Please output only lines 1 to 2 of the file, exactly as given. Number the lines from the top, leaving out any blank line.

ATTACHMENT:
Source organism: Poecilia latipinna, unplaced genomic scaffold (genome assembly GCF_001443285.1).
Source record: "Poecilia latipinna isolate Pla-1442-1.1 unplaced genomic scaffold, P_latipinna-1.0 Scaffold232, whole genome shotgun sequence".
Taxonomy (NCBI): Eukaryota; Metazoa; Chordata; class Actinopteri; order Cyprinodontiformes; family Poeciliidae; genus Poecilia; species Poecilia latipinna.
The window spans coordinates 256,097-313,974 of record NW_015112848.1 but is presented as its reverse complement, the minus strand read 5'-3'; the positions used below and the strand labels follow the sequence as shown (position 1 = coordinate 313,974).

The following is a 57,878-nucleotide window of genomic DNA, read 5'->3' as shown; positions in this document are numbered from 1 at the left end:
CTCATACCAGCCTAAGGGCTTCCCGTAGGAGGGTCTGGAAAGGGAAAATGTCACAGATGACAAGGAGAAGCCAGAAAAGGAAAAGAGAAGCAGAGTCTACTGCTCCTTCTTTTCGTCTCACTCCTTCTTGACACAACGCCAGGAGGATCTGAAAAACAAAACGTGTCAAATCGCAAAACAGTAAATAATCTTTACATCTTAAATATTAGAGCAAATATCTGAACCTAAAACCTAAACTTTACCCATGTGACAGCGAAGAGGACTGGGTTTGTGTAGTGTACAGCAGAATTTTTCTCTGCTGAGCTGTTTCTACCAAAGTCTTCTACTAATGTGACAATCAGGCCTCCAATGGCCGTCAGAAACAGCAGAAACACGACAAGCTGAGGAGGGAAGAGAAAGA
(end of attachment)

Source organism: Poecilia latipinna, unplaced genomic scaffold (genome assembly GCF_001443285.1).
Source record: "Poecilia latipinna isolate Pla-1442-1.1 unplaced genomic scaffold, P_latipinna-1.0 Scaffold232, whole genome shotgun sequence".